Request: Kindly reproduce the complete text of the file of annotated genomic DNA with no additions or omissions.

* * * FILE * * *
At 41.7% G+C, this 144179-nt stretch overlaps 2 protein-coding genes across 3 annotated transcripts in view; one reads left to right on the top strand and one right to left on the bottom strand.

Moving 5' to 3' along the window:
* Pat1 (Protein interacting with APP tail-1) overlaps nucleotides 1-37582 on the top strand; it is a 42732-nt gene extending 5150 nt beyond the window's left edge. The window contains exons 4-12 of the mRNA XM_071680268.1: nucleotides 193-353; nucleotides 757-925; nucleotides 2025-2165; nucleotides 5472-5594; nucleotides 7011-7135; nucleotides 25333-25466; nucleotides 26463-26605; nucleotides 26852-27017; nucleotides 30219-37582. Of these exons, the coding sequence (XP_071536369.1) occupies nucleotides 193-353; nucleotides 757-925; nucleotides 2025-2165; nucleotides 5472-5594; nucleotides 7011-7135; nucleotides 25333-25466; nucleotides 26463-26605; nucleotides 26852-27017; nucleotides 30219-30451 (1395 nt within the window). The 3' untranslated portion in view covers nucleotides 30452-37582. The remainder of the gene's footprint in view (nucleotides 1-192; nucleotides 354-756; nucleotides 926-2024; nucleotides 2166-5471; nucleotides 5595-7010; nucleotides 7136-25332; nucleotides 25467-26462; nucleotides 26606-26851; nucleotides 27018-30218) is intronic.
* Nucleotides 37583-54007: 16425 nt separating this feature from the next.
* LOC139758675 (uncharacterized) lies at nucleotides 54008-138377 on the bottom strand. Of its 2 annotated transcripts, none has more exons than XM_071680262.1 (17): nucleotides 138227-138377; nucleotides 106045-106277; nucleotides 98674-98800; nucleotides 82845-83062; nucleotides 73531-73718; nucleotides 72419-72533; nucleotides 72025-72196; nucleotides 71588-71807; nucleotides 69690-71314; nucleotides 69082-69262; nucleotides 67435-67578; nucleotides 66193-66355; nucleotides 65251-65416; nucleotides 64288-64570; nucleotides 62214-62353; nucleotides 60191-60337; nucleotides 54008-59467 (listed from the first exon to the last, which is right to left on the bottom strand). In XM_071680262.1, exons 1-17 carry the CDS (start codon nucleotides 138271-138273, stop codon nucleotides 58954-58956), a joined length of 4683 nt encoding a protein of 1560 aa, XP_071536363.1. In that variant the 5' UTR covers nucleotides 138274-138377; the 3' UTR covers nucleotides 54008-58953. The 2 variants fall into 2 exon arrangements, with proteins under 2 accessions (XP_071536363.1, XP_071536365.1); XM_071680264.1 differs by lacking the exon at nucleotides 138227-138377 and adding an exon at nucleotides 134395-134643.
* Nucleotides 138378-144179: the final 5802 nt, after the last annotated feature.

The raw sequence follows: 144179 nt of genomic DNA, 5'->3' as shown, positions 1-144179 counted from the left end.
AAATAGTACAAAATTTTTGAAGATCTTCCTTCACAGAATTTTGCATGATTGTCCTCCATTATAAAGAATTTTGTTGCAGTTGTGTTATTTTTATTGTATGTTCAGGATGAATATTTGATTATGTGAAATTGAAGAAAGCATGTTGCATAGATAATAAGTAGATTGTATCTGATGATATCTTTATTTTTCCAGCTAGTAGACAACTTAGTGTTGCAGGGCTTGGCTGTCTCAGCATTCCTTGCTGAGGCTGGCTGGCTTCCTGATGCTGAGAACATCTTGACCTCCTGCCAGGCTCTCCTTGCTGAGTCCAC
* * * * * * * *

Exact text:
At 41.7% G+C, this 144179-nt stretch overlaps 2 protein-coding genes across 3 annotated transcripts in view; one reads left to right on the top strand and one right to left on the bottom strand.

Moving 5' to 3' along the window:
* Pat1 (Protein interacting with APP tail-1) overlaps nucleotides 1-37582 on the top strand; it is a 42732-nt gene extending 5150 nt beyond the window's left edge. The window contains exons 4-12 of the mRNA XM_071680268.1: nucleotides 193-353; nucleotides 757-925; nucleotides 2025-2165; nucleotides 5472-5594; nucleotides 7011-7135; nucleotides 25333-25466; nucleotides 26463-26605; nucleotides 26852-27017; nucleotides 30219-37582. Of these exons, the coding sequence (XP_071536369.1) occupies nucleotides 193-353; nucleotides 757-925; nucleotides 2025-2165; nucleotides 5472-5594; nucleotides 7011-7135; nucleotides 25333-25466; nucleotides 26463-26605; nucleotides 26852-27017; nucleotides 30219-30451 (1395 nt within the window). The 3' untranslated portion in view covers nucleotides 30452-37582. The remainder of the gene's footprint in view (nucleotides 1-192; nucleotides 354-756; nucleotides 926-2024; nucleotides 2166-5471; nucleotides 5595-7010; nucleotides 7136-25332; nucleotides 25467-26462; nucleotides 26606-26851; nucleotides 27018-30218) is intronic.
* Nucleotides 37583-54007: 16425 nt separating this feature from the next.
* LOC139758675 (uncharacterized) lies at nucleotides 54008-138377 on the bottom strand. Of its 2 annotated transcripts, none has more exons than XM_071680262.1 (17): nucleotides 138227-138377; nucleotides 106045-106277; nucleotides 98674-98800; nucleotides 82845-83062; nucleotides 73531-73718; nucleotides 72419-72533; nucleotides 72025-72196; nucleotides 71588-71807; nucleotides 69690-71314; nucleotides 69082-69262; nucleotides 67435-67578; nucleotides 66193-66355; nucleotides 65251-65416; nucleotides 64288-64570; nucleotides 62214-62353; nucleotides 60191-60337; nucleotides 54008-59467 (listed from the first exon to the last, which is right to left on the bottom strand). In XM_071680262.1, exons 1-17 carry the CDS (start codon nucleotides 138271-138273, stop codon nucleotides 58954-58956), a joined length of 4683 nt encoding a protein of 1560 aa, XP_071536363.1. In that variant the 5' UTR covers nucleotides 138274-138377; the 3' UTR covers nucleotides 54008-58953. The 2 variants fall into 2 exon arrangements, with proteins under 2 accessions (XP_071536363.1, XP_071536365.1); XM_071680264.1 differs by lacking the exon at nucleotides 138227-138377 and adding an exon at nucleotides 134395-134643.
* Nucleotides 138378-144179: the final 5802 nt, after the last annotated feature.

The raw sequence follows: 144179 nt of genomic DNA, 5'->3' as shown, positions 1-144179 counted from the left end.
AAATAGTACAAAATTTTTGAAGATCTTCCTTCACAGAATTTTGCATGATTGTCCTCCATTATAAAGAATTTTGTTGCAGTTGTGTTATTTTTATTGTATGTTCAGGATGAATATTTGATTATGTGAAATTGAAGAAAGCATGTTGCATAGATAATAAGTAGATTGTATCTGATGATATCTTTATTTTTCCAGCTAGTAGACAACTTAGTGTTGCAGGGCTTGGCTGTCTCAGCATTCCTTGCTGAGGCTGGCTGGCTTCCTGATGCTGAGAACATCTTGACCTCCTGCCAGGCTCTCCTTGCTGAGTCCAC